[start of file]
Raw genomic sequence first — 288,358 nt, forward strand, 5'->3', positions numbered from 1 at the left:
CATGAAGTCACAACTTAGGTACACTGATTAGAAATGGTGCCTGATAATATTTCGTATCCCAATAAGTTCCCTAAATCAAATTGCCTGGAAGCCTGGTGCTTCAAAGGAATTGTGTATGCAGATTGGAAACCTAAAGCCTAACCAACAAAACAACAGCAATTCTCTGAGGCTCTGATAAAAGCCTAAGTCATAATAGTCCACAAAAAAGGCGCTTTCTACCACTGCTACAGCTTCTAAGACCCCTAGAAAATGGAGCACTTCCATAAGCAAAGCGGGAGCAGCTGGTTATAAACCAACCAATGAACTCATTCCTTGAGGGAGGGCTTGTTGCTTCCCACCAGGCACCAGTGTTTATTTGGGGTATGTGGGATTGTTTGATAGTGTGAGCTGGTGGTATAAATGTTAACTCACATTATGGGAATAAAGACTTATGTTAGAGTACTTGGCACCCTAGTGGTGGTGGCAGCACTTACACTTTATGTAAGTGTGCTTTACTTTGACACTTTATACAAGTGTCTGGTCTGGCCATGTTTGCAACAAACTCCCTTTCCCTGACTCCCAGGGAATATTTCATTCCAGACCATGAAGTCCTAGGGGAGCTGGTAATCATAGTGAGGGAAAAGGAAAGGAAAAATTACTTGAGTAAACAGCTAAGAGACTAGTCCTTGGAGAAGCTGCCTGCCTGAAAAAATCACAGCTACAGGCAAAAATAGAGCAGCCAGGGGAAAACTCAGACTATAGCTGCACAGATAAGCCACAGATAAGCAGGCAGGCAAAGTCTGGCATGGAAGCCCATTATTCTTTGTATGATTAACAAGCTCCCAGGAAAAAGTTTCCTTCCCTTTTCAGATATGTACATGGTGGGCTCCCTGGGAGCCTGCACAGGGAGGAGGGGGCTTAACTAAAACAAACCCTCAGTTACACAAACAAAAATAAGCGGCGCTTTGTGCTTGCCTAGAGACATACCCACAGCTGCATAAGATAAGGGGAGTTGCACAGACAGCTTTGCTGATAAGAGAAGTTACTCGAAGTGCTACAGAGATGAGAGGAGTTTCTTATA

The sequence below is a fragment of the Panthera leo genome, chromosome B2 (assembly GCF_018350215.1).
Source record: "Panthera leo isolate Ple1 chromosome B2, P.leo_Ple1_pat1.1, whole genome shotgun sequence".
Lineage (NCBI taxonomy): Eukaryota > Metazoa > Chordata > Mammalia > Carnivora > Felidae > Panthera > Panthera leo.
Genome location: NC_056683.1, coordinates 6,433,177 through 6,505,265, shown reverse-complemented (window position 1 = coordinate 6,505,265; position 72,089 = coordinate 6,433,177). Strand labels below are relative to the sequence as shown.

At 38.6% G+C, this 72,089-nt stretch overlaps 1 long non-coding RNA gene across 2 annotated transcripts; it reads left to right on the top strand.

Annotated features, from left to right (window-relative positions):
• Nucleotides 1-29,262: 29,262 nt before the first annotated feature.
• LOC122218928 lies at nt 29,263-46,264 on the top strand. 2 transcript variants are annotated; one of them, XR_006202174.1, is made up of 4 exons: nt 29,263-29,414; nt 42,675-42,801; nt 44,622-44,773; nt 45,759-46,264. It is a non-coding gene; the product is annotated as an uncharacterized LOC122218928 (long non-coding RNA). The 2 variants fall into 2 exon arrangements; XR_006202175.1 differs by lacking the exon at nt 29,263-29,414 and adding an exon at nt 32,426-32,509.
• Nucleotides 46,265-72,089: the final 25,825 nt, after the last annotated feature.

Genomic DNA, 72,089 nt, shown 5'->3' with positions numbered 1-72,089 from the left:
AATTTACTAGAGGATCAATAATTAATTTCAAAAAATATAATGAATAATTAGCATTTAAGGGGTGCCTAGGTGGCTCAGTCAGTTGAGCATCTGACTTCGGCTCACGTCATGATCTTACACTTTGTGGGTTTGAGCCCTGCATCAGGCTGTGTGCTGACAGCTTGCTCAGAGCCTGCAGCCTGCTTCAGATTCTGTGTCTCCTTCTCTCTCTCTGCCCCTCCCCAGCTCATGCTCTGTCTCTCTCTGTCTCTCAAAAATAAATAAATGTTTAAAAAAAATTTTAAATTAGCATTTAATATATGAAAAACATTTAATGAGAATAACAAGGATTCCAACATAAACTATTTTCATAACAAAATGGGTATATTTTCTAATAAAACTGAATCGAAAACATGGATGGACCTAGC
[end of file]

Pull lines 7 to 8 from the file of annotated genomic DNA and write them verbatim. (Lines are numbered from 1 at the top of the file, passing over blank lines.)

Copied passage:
At 38.6% G+C, this 72,089-nt stretch overlaps 1 long non-coding RNA gene across 2 annotated transcripts; it reads left to right on the top strand.

Annotated features, from left to right (window-relative positions):